Mulligan’s conception of Twohey is a constant saving grace, preventing She Said from tripping over itself (more than it already does). She comes off as a lost soul searching for absolution, both from her postpartum depression after she gives birth, and from that aforementioned lingering sense of structural failure, where women have been made perpetual victims, and have been perpetually silenced. She projects a constant sense of working through deeply difficult circumstances, even in scenes where she matches wits with Weinstein’s surprisingly forthcoming attorney (Peter Friedman), but beyond the emotions Mulligan herself strains to connect to the larger story, She Said isn’t really concerned with Twohey’s maternal struggles as they pertain to its story of womanhood.
Twohey sometimes exchanges notes on motherhood with Kantor, who, at one point, has the difficult task of explaining to her daughter the nature of the story she’s investigating, but these are mere background details left floating in the ether without informing the rest of the narrative. Rare are the moments when She Said folds its emblems of femininity into its stories of women — particularly, those of victims like Laura Madden (Jennifer Ehle) and Zelda Perkins (Samantha Morton), who the duo approach and convince to speak out.
To make matters even stranger, She Said has an inconsistent and borderline farcical relationship to celebrity. Most journalists in the story remain anonymous to the public, and most of the victims who worked behind the scenes at Miramax aren’t instantly recognizable either, so they’re all played by various capable actors, but things get thorny when a distractingly de-aged Ashley Judd shows up as herself, while every other household name (presumably, those who didn’t agree to appear) is left just out of frame, to the point of absurdity. Early on, Trump appears as a disembodied voice on the phone, played by comedian and impressionist James Austin Johnson, making you wonder just how seriously to take the movie. Gwyneth Paltrow factors into the story consistently, but her scenes all cut around her voice and physical presence. The actors impersonating the voices of Weinstein and actress Rose McGowan do so commendably — ignoring the fact that Weinstein’s brief, semi-obscured appearance, at a key moment, is sure to elicit laughter — but this constant need to hint at prominent characters without fully portraying them robs key scenes of dramatic heft. This is especially true when Kantor is the one speaking to them, because Kazan (an otherwise capable actress) is saddled mostly with grating platitudes and a broad caricature of a noble hero.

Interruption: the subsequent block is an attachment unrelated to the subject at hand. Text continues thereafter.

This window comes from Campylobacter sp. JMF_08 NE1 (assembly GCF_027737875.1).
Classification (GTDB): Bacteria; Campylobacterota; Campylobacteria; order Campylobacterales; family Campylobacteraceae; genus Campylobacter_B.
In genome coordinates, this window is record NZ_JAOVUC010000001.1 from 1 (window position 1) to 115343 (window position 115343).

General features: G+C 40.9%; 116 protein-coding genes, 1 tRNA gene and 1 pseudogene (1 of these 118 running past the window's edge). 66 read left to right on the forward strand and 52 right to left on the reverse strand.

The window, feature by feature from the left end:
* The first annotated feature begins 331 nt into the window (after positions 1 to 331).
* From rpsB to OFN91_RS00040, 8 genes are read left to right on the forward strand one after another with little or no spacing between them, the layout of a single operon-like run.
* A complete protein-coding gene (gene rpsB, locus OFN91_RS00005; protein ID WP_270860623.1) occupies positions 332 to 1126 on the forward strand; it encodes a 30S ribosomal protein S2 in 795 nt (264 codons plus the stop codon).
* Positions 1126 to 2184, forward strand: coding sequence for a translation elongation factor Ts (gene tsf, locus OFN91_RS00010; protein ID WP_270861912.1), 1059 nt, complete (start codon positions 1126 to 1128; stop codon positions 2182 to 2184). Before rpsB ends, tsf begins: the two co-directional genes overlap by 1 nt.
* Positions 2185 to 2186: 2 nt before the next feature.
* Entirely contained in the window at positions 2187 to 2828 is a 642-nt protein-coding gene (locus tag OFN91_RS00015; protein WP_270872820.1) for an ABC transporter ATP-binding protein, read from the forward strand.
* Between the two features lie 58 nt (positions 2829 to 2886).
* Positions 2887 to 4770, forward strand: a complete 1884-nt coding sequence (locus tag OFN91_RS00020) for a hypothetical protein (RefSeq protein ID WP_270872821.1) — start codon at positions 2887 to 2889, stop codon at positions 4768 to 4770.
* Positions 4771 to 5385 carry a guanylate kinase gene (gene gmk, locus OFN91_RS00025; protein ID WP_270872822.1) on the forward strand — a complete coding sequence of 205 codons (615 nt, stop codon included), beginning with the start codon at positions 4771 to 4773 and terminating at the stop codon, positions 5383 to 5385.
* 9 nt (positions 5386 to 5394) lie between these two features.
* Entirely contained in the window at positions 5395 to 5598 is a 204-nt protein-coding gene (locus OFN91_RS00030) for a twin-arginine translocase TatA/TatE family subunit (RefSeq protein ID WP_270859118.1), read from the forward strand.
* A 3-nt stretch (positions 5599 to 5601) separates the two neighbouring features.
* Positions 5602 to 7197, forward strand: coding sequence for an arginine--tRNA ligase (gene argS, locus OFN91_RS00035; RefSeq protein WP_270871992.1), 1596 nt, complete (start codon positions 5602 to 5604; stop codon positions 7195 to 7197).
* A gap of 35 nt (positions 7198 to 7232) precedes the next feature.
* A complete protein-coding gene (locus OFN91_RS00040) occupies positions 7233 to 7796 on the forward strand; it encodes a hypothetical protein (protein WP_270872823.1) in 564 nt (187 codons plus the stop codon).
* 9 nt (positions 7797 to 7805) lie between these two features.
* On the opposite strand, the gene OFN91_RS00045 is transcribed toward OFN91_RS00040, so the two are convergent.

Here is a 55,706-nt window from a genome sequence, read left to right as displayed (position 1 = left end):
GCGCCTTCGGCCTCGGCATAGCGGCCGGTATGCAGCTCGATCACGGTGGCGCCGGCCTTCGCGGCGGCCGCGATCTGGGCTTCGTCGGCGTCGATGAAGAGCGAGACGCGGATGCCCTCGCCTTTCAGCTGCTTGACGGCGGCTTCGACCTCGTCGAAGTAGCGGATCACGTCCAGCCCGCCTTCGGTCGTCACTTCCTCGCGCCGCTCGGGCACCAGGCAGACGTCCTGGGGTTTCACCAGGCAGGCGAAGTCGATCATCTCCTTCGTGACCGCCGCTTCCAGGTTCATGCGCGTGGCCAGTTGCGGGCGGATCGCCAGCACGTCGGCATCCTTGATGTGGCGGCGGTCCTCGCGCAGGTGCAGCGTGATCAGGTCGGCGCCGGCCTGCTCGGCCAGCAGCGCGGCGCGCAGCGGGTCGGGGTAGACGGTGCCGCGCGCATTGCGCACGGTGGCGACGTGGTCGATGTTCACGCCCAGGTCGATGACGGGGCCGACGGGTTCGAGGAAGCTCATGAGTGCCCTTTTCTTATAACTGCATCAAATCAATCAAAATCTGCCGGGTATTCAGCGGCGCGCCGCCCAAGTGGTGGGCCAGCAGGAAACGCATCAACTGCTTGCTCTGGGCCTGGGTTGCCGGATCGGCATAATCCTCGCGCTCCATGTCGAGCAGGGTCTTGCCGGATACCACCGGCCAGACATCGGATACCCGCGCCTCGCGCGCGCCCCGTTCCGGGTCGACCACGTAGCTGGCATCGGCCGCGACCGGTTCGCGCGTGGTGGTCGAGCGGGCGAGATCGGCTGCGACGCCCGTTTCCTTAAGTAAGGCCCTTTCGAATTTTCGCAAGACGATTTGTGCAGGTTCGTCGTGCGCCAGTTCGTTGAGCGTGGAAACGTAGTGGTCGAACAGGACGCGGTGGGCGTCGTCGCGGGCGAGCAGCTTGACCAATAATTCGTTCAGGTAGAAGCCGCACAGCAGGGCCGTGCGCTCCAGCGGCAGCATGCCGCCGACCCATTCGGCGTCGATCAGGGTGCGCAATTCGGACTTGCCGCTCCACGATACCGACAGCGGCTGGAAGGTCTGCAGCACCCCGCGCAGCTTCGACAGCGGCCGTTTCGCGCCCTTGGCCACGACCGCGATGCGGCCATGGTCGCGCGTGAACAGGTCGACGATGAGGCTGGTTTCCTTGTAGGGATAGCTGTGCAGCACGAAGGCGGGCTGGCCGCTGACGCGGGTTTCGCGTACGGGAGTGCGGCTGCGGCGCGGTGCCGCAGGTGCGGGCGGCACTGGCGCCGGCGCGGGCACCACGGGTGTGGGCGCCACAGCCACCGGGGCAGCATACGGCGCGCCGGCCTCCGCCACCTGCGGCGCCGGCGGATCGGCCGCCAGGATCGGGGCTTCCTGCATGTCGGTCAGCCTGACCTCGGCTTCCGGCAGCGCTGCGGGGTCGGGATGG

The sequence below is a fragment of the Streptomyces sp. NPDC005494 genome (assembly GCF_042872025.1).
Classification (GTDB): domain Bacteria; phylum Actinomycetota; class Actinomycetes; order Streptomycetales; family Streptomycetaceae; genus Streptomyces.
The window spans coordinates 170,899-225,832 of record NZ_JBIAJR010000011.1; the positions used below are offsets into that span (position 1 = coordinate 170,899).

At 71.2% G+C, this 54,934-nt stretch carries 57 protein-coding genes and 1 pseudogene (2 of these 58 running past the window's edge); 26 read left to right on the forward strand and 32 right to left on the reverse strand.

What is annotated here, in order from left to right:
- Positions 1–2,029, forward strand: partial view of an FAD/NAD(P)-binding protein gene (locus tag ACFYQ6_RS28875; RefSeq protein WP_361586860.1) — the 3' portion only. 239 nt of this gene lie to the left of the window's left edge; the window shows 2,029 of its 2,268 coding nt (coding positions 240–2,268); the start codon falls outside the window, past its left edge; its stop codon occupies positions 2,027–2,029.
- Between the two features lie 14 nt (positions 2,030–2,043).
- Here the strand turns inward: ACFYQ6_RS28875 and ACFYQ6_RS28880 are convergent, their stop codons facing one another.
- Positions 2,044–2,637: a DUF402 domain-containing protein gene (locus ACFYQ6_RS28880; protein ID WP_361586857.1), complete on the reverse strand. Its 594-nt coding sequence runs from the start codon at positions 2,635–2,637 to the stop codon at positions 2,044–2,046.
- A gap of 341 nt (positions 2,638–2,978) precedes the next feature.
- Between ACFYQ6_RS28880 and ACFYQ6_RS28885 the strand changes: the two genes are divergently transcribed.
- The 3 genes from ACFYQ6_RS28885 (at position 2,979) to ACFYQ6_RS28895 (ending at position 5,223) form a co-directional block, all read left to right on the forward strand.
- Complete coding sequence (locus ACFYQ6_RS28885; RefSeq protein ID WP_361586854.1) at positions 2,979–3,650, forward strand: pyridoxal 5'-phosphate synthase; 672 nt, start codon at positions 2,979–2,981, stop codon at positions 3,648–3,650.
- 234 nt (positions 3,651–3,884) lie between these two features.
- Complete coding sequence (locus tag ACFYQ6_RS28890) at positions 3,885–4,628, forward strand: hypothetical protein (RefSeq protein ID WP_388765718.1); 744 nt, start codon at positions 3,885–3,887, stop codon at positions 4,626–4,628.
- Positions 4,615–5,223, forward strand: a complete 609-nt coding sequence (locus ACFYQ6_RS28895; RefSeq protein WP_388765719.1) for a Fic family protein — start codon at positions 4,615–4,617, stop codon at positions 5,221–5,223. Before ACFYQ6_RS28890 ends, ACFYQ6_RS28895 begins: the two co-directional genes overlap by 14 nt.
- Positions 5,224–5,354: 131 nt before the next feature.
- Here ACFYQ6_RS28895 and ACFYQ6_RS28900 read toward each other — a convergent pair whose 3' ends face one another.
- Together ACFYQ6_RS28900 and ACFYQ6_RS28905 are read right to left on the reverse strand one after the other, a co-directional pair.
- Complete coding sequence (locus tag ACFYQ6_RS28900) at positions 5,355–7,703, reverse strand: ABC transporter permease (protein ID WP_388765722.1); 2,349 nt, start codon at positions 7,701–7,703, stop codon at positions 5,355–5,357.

On the other hand, scenes that focus on the testimonies of Madden and Perkins are wildly engaging, thanks to Ehle and Morton’s enrapturing performances as women who have long buried their trauma, but their collective screentime amounts to pocket change. The moment the screen cuts back to the un-dynamic duo, it resumes its sense of listlessness and foregone conclusions. The only time She Said is as engaging or dramatically precise as the smash-cut in its opening scene is during the brief moments it plays real recordings of Weinstein’s unwanted sexual advances, over chilling shots of anonymous hotel hallways — any of which could have been the scene of these crimes — but the fact that so few moments featuring human faces ever measure up is an indictment in itself.
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Worst of all, when it finally comes time to hit “Publish,” the world-changing effects of Twohey and Kantor’s work are left up to the imagination, if only because the film has, with brief exception, failed to capture what it truly means for people to finally have the chance to speak out. For contrast, a much simpler film like The Assistant, which unfolds similarly in Weinstein’s vicinity without portraying or even naming him, is laser focused on the emotional and psychological impact of living in a world created by men, and for men, and it succeeds without needing any character to extemporize. Its “importance” is self-evident (not to mention, deeply felt), while that of She Said is presumed and projected.